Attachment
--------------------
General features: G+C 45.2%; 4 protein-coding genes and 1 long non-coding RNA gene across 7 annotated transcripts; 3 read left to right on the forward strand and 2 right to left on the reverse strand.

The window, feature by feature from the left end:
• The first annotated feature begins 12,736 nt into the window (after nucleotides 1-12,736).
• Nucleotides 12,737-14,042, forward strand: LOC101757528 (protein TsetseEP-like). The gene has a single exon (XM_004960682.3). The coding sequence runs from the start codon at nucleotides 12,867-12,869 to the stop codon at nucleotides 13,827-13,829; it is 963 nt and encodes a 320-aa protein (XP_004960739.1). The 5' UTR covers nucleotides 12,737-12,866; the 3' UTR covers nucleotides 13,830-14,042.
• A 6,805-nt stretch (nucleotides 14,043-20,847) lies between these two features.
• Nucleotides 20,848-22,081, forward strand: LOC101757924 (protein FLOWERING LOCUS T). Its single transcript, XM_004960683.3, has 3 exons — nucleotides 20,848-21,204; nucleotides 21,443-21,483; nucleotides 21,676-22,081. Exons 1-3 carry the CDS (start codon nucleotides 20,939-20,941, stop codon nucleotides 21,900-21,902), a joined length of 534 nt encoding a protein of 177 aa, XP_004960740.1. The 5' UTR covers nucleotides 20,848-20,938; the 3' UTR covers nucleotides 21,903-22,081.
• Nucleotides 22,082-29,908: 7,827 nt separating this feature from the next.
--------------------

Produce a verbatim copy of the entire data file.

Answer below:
General features: G+C 45.2%; 4 protein-coding genes and 1 long non-coding RNA gene across 7 annotated transcripts; 3 read left to right on the forward strand and 2 right to left on the reverse strand.

The window, feature by feature from the left end:
• The first annotated feature begins 12,736 nt into the window (after nucleotides 1-12,736).
• Nucleotides 12,737-14,042, forward strand: LOC101757528 (protein TsetseEP-like). The gene has a single exon (XM_004960682.3). The coding sequence runs from the start codon at nucleotides 12,867-12,869 to the stop codon at nucleotides 13,827-13,829; it is 963 nt and encodes a 320-aa protein (XP_004960739.1). The 5' UTR covers nucleotides 12,737-12,866; the 3' UTR covers nucleotides 13,830-14,042.
• A 6,805-nt stretch (nucleotides 14,043-20,847) lies between these two features.
• Nucleotides 20,848-22,081, forward strand: LOC101757924 (protein FLOWERING LOCUS T). Its single transcript, XM_004960683.3, has 3 exons — nucleotides 20,848-21,204; nucleotides 21,443-21,483; nucleotides 21,676-22,081. Exons 1-3 carry the CDS (start codon nucleotides 20,939-20,941, stop codon nucleotides 21,900-21,902), a joined length of 534 nt encoding a protein of 177 aa, XP_004960740.1. The 5' UTR covers nucleotides 20,848-20,938; the 3' UTR covers nucleotides 21,903-22,081.
• Nucleotides 22,082-29,908: 7,827 nt separating this feature from the next.